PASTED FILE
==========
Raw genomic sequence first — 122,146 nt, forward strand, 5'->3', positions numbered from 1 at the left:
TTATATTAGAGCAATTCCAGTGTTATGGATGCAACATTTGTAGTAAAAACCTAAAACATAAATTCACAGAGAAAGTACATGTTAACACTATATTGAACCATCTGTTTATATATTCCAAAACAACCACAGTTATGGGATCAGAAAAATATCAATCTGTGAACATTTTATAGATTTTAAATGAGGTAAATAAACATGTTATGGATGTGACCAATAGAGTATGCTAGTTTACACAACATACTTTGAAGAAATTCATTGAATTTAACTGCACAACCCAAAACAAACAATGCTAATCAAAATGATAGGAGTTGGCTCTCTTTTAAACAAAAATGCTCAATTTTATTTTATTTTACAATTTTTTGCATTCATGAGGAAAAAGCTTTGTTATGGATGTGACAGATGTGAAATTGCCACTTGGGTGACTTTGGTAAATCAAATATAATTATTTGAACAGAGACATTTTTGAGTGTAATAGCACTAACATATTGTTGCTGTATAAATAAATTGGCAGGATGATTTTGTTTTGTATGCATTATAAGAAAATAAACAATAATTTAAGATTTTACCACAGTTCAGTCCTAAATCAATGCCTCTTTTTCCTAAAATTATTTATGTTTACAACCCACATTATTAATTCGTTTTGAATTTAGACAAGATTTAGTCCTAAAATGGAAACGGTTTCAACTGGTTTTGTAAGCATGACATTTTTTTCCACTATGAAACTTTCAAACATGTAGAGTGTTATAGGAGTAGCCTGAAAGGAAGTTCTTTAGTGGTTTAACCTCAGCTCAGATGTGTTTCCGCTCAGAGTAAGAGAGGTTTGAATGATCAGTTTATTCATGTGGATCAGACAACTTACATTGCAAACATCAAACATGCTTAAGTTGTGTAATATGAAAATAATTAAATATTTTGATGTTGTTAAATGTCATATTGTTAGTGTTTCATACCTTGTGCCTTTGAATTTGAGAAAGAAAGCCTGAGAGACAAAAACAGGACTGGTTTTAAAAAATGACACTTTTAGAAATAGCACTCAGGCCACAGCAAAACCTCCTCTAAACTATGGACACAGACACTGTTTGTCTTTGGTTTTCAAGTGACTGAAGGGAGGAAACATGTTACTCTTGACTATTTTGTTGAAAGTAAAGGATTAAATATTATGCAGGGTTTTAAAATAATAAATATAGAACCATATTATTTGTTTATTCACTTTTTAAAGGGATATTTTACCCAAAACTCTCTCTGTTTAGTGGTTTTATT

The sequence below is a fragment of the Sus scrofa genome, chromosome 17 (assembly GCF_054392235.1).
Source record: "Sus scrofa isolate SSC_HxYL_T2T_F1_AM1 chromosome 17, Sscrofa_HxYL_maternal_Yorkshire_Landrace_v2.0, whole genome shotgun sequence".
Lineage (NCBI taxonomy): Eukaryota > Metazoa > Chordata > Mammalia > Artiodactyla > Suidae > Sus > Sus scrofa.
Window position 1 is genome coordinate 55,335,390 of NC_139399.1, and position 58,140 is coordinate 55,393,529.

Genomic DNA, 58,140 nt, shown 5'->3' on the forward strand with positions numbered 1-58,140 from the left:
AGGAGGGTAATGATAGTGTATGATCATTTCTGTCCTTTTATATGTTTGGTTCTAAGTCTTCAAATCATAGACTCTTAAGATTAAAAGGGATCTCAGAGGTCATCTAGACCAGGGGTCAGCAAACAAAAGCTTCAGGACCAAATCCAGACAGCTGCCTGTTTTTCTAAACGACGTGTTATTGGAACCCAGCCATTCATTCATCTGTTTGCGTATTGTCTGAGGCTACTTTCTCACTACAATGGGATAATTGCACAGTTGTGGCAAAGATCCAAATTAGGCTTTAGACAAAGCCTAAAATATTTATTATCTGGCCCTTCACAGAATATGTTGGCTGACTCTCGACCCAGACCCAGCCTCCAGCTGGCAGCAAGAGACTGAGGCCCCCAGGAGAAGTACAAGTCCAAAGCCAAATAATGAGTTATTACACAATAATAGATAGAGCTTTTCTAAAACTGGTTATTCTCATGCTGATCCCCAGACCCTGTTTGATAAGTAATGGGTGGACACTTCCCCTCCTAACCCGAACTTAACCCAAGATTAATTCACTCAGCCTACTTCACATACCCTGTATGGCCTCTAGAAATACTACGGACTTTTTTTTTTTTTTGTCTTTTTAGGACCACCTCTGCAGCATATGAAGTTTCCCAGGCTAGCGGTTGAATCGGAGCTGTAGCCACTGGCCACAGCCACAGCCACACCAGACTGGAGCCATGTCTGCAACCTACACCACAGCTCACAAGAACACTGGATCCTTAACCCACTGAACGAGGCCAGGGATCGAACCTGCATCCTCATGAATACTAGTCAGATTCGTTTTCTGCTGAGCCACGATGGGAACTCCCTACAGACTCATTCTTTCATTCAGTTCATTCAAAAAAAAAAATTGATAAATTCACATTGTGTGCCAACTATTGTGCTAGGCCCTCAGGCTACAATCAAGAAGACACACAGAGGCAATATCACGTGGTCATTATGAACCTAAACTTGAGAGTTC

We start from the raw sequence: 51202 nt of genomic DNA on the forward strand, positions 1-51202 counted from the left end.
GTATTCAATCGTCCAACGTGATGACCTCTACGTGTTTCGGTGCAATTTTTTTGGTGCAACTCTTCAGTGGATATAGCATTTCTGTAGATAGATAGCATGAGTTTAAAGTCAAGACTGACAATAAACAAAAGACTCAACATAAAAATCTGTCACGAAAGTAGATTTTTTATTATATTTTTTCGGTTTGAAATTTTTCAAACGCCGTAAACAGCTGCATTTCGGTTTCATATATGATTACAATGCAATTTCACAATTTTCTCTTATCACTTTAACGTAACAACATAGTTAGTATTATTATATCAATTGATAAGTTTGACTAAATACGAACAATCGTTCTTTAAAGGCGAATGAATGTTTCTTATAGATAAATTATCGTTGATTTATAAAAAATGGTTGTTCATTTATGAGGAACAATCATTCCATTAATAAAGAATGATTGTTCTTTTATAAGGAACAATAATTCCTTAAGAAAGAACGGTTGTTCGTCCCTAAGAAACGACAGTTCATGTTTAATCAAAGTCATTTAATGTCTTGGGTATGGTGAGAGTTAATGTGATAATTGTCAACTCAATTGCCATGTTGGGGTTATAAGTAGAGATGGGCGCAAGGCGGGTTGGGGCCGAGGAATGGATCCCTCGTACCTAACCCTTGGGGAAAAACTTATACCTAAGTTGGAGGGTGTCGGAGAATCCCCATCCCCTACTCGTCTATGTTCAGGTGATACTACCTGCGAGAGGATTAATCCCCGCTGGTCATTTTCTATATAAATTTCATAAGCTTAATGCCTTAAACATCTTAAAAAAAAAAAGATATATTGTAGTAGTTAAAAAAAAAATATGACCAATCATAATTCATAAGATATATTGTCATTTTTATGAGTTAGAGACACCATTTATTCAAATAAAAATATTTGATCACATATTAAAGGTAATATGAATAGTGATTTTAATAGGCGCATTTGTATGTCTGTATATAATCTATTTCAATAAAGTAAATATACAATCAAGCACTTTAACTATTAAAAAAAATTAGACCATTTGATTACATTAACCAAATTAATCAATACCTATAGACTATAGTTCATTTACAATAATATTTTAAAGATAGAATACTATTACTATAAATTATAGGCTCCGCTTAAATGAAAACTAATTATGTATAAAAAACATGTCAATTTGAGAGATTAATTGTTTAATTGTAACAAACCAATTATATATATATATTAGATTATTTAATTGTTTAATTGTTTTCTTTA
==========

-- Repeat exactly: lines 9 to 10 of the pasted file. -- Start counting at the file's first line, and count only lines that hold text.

We start from the raw sequence: 51202 nt of genomic DNA on the forward strand, positions 1-51202 counted from the left end.
GTATTCAATCGTCCAACGTGATGACCTCTACGTGTTTCGGTGCAATTTTTTTGGTGCAACTCTTCAGTGGATATAGCATTTCTGTAGATAGATAGCATGAGTTTAAAGTCAAGACTGACAATAAACAAAAGACTCAACATAAAAATCTGTCACGAAAGTAGATTTTTTATTATATTTTTTCGGTTTGAAATTTTTCAAACGCCGTAAACAGCTGCATTTCGGTTTCATATATGATTACAATGCAATTTCACAATTTTCTCTTATCACTTTAACGTAACAACATAGTTAGTATTATTATATCAATTGATAAGTTTGACTAAATACGAACAATCGTTCTTTAAAGGCGAATGAATGTTTCTTATAGATAAATTATCGTTGATTTATAAAAAATGGTTGTTCATTTATGAGGAACAATCATTCCATTAATAAAGAATGATTGTTCTTTTATAAGGAACAATAATTCCTTAAGAAAGAACGGTTGTTCGTCCCTAAGAAACGACAGTTCATGTTTAATCAAAGTCATTTAATGTCTTGGGTATGGTGAGAGTTAATGTGATAATTGTCAACTCAATTGCCATGTTGGGGTTATAAGTAGAGATGGGCGCAAGGCGGGTTGGGGCCGAGGAATGGATCCCTCGTACCTAACCCTTGGGGAAAAACTTATACCTAAGTTGGAGGGTGTCGGAGAATCCCCATCCCCTACTCGTCTATGTTCAGGTGATACTACCTGCGAGAGGATTAATCCCCGCTGGTCATTTTCTATATAAATTTCATAAGCTTAATGCCTTAAACATCTTAAAAAAAAAAAGATATATTGTAGTAGTTAAAAAAAAAATATGACCAATCATAATTCATAAGATATATTGTCATTTTTATGAGTTAGAGACACCATTTATTCAAATAAAAATATTTGATCACATATTAAAGGTAATATGAATAGTGATTTTAATAGGCGCATTTGTATGTCTGTATATAATCTATTTCAATAAAGTAAATATACAATCAAGCACTTTAACTATTAAAAAAAATTAGACCATTTGATTACATTAACCAAATTAATCAATACCTATAGACTATAGTTCATTTACAATAATATTTTAAAGATAGAATACTATTACTATAAATTATAGGCTCCGCTTAAATGAAAACTAATTATGTATAAAAAACATGTCAATTTGAGAGATTAATTGTTTAATTGTAACAAACCAATTATATATATATATTAGATTATTTAATTGTTTAATTGTTTTCTTTA